It was the French psychiatrist Philippe Pinel who first suggested, early in the 19th century, that there was a madness that didn’t involve mania or depression or psychosis. He called it “manie sans délire” – insanity without delusions. He said sufferers appeared normal on the surface, but they lacked impulse controls and were prone to outbursts of violence. It wasn’t until 1891, when the German doctor JLA Koch published his book Die Psychopathischen Minderwertigkeiten, that it got its name: psychopathy.
The consensus from the beginning was that only 1% of humans had it, but the chaos they caused was so far-reaching, it could actually remould society. And so the urgent question became, how could psychopaths be cured?
In the late 1960s, a young Canadian psychiatrist believed he had the answer. His name was Elliott Barker and he had visited radical therapeutic communities around the world, including nude psychotherapy sessions occurring under the tutelage of an American psychotherapist named Paul Bindrim. Clients, mostly California free-thinkers and movie stars, would sit naked in a circle and dive headlong into a 24-hour emotional and mystical rollercoaster during which participants would scream and yell and sob and confess their innermost fears. Barker worked at a unit for psychopaths inside the Oak Ridge hospital for the criminally insane in Ontario. Although the inmates were undoubtedly insane, they seemed perfectly ordinary. This, Barker deduced, was because they were burying their insanity deep beneath a facade of normality. If the madness could only, somehow, be brought to the surface, maybe it would work itself through and they could be reborn as empathetic human beings.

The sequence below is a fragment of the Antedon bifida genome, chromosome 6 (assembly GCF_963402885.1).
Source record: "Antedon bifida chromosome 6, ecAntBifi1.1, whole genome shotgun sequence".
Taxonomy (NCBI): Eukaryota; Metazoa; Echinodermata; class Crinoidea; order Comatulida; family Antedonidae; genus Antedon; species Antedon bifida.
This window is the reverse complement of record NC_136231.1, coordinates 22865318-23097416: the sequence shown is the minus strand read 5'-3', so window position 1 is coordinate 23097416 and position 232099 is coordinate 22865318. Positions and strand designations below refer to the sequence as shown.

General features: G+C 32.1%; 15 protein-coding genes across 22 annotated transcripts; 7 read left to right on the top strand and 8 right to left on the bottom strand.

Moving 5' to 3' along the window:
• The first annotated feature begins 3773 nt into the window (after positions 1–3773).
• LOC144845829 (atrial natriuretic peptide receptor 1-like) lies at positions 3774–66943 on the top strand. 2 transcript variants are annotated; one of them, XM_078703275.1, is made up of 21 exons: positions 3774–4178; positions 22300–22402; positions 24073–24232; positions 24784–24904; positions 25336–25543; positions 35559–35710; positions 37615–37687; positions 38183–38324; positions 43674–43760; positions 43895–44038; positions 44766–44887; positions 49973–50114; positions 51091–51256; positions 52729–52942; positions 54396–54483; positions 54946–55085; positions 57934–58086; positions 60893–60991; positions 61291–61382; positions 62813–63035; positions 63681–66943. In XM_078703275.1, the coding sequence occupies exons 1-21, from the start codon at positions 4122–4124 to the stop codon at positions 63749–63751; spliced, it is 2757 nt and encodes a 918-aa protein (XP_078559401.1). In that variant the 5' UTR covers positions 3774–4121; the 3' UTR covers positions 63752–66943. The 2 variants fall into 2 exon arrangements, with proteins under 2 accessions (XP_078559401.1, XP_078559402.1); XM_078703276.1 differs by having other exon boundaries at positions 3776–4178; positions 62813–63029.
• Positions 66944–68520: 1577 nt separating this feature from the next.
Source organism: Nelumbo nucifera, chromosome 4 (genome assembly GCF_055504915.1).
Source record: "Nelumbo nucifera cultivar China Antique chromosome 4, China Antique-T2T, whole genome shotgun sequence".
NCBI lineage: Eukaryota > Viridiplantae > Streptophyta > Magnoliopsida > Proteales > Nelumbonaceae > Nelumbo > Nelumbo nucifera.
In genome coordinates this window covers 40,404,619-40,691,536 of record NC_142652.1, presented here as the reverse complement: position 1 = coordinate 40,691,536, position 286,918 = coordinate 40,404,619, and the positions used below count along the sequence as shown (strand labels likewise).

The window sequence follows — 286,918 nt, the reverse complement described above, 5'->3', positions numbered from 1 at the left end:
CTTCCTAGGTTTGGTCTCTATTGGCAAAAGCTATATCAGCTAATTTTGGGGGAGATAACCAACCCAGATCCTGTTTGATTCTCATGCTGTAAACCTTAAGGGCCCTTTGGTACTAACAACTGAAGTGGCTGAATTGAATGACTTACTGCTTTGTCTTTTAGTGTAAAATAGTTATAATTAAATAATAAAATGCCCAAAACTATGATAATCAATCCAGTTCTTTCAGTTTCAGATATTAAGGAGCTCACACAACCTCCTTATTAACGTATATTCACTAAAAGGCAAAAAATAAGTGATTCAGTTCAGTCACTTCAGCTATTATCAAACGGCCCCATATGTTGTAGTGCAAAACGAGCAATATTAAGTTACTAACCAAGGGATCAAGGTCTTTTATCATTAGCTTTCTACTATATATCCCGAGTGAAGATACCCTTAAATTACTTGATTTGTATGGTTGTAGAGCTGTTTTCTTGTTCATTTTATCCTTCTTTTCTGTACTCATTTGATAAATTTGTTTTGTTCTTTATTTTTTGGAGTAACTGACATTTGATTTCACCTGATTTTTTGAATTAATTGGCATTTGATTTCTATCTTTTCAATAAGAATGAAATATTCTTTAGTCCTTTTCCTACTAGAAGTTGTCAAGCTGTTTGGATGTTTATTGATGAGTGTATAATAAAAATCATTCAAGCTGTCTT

And so he successfully sought permission from the Canadian government to obtain a large batch of LSD, hand-picked a group of psychopaths, led them into what he named the “total encounter capsule”, a small room painted bright green, and asked them to remove their clothes. This was truly to be a radical milestone: the world’s first ever marathon nude LSD-fuelled psychotherapy session for criminal psychopaths.
Barker’s sessions lasted for epic 11-day stretches. There were no distractions – no television, no clothes, no clocks, no calendars, only a perpetual discussion (at least 100 hours every week) of their feelings. Much like Bindrim’s sessions, the psychopaths were encouraged to go to their rawest emotional places by screaming and clawing at the walls and confessing fantasies of forbidden sexual longing for each other, even if they were, in the words of an internal Oak Ridge report of the time, “in a state of arousal while doing so”.